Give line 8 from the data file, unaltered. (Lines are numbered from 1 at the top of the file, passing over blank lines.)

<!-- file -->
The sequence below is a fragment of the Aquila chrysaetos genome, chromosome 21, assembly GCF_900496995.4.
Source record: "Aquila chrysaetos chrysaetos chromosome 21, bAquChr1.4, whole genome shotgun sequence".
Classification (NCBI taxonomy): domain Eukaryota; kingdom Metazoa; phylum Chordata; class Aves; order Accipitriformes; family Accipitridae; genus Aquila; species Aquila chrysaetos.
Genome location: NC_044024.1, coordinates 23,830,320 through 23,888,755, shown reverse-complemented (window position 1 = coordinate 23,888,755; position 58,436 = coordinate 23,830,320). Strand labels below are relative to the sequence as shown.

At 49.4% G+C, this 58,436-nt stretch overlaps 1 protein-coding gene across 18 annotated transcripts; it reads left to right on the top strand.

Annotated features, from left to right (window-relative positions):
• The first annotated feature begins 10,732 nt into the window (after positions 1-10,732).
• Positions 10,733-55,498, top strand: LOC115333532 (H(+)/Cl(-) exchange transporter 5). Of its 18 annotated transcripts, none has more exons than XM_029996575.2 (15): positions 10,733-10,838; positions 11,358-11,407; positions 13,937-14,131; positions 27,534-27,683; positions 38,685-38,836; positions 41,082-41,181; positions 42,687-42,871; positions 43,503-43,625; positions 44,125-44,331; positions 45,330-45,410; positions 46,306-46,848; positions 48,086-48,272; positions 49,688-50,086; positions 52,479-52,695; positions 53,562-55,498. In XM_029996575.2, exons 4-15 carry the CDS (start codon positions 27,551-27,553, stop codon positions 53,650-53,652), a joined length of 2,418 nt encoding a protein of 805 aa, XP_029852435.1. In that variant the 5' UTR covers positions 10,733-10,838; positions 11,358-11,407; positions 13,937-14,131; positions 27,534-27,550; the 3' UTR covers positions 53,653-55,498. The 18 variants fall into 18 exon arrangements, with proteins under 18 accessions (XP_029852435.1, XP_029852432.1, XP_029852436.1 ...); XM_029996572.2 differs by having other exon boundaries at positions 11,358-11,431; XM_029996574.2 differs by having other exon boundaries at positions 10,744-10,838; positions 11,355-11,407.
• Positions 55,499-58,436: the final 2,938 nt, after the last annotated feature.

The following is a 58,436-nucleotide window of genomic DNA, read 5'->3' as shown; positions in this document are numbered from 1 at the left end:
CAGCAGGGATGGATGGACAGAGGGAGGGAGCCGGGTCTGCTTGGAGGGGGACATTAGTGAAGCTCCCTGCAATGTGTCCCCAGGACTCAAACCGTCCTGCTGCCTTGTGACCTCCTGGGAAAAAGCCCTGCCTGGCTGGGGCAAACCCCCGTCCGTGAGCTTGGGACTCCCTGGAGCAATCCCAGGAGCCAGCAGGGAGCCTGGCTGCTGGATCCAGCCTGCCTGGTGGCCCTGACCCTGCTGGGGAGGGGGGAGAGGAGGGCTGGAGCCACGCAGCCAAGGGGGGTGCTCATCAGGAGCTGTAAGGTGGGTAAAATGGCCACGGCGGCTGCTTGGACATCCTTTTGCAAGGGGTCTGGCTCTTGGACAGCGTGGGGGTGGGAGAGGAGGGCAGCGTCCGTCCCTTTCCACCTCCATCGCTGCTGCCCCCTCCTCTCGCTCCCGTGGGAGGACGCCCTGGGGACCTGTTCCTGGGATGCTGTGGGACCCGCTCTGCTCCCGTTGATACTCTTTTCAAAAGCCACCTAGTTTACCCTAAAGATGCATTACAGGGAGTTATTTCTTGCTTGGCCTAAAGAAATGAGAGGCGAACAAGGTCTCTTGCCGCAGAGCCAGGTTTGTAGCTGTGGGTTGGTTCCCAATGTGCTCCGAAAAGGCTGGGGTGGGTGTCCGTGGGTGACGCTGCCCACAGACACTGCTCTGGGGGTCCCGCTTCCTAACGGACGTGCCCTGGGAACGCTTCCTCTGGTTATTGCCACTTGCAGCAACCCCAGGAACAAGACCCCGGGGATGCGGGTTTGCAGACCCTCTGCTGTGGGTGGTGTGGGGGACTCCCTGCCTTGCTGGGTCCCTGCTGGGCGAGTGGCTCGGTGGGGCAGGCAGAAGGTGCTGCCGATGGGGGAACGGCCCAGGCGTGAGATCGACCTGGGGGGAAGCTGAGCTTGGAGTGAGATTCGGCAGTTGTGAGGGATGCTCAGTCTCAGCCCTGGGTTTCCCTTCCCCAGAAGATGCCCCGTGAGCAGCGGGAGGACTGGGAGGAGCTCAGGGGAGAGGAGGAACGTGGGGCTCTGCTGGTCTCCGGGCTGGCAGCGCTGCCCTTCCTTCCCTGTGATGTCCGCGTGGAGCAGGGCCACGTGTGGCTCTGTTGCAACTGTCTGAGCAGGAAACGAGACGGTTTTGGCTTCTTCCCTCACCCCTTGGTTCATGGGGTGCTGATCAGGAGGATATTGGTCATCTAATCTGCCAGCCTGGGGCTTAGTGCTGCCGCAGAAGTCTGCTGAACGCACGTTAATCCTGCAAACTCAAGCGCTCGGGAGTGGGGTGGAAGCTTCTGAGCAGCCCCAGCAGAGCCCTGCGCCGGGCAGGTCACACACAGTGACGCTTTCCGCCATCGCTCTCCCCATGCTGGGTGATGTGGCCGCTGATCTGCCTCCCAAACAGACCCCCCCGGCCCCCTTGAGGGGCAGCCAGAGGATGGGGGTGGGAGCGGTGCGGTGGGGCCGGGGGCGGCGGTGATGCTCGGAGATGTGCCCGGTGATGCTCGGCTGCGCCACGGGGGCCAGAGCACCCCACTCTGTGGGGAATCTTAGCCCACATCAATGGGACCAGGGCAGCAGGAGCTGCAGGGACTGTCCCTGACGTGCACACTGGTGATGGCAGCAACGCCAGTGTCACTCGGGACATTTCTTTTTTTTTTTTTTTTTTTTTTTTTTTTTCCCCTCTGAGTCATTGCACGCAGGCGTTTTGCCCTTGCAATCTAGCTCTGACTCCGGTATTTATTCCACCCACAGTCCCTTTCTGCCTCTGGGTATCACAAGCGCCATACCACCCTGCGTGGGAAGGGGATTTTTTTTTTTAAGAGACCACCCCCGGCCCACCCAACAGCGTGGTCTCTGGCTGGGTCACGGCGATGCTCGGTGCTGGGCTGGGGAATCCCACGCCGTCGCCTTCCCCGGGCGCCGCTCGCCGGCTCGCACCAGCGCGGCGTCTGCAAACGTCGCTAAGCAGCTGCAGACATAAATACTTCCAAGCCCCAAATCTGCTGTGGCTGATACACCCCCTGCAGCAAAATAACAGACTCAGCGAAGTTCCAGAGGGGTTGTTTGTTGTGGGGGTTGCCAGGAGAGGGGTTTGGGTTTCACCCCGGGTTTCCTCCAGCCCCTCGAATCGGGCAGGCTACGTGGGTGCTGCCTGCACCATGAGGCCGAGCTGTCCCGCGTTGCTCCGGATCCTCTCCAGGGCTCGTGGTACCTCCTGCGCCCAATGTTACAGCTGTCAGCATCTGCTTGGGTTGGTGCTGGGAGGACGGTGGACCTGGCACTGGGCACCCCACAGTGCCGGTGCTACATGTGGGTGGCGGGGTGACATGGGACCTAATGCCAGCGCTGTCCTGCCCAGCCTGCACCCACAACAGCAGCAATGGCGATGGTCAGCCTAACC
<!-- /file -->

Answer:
• Positions 10,733-55,498, top strand: LOC115333532 (H(+)/Cl(-) exchange transporter 5). Of its 18 annotated transcripts, none has more exons than XM_029996575.2 (15): positions 10,733-10,838; positions 11,358-11,407; positions 13,937-14,131; positions 27,534-27,683; positions 38,685-38,836; positions 41,082-41,181; positions 42,687-42,871; positions 43,503-43,625; positions 44,125-44,331; positions 45,330-45,410; positions 46,306-46,848; positions 48,086-48,272; positions 49,688-50,086; positions 52,479-52,695; positions 53,562-55,498. In XM_029996575.2, exons 4-15 carry the CDS (start codon positions 27,551-27,553, stop codon positions 53,650-53,652), a joined length of 2,418 nt encoding a protein of 805 aa, XP_029852435.1. In that variant the 5' UTR covers positions 10,733-10,838; positions 11,358-11,407; positions 13,937-14,131; positions 27,534-27,550; the 3' UTR covers positions 53,653-55,498. The 18 variants fall into 18 exon arrangements, with proteins under 18 accessions (XP_029852435.1, XP_029852432.1, XP_029852436.1 ...); XM_029996572.2 differs by having other exon boundaries at positions 11,358-11,431; XM_029996574.2 differs by having other exon boundaries at positions 10,744-10,838; positions 11,355-11,407.